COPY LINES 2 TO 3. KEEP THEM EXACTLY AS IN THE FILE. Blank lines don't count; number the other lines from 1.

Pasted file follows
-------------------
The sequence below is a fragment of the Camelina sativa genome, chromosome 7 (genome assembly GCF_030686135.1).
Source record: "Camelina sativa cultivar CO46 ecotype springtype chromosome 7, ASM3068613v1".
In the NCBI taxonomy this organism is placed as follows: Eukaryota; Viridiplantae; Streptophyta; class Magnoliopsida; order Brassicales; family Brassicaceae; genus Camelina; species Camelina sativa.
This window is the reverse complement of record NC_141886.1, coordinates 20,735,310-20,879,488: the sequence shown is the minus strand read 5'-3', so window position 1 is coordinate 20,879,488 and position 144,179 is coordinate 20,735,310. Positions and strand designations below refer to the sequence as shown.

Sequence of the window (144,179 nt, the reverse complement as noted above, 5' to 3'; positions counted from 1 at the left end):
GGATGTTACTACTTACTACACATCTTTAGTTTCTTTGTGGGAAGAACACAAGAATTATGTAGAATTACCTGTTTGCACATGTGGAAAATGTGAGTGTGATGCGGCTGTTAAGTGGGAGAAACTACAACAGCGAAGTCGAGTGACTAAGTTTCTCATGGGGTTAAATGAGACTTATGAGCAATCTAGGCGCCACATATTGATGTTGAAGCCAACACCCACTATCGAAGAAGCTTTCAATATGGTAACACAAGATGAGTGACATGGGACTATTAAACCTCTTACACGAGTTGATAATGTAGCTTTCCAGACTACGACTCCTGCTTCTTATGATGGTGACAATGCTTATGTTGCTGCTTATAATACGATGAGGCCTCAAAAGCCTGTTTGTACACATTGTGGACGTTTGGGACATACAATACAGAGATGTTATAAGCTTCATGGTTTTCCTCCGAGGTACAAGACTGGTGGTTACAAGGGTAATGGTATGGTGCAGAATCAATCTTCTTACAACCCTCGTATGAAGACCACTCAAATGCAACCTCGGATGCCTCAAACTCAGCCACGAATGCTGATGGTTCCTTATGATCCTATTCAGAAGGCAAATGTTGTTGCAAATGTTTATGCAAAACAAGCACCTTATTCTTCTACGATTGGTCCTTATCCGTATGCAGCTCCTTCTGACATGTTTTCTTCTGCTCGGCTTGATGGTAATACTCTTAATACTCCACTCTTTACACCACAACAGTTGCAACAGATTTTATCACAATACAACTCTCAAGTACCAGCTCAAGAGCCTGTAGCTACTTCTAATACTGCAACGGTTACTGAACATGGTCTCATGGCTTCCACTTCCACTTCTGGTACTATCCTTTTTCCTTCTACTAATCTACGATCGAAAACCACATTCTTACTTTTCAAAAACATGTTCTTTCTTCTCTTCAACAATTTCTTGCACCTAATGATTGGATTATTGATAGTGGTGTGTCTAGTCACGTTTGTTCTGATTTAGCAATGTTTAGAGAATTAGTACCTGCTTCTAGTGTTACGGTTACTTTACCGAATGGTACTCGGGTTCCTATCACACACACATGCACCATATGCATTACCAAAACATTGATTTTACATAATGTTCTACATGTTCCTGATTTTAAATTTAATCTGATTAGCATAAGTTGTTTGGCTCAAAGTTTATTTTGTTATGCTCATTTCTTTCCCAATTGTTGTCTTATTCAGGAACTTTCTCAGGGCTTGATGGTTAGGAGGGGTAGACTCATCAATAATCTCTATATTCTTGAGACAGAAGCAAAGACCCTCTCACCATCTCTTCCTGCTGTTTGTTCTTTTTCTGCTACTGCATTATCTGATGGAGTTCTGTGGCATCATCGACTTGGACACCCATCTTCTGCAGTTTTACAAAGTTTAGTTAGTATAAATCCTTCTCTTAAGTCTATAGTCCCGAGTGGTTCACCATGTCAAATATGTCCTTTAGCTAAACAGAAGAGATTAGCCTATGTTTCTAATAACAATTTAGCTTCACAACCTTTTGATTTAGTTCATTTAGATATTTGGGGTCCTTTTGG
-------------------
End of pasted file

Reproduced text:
Source record: "Camelina sativa cultivar CO46 ecotype springtype chromosome 7, ASM3068613v1".
In the NCBI taxonomy this organism is placed as follows: Eukaryota; Viridiplantae; Streptophyta; class Magnoliopsida; order Brassicales; family Brassicaceae; genus Camelina; species Camelina sativa.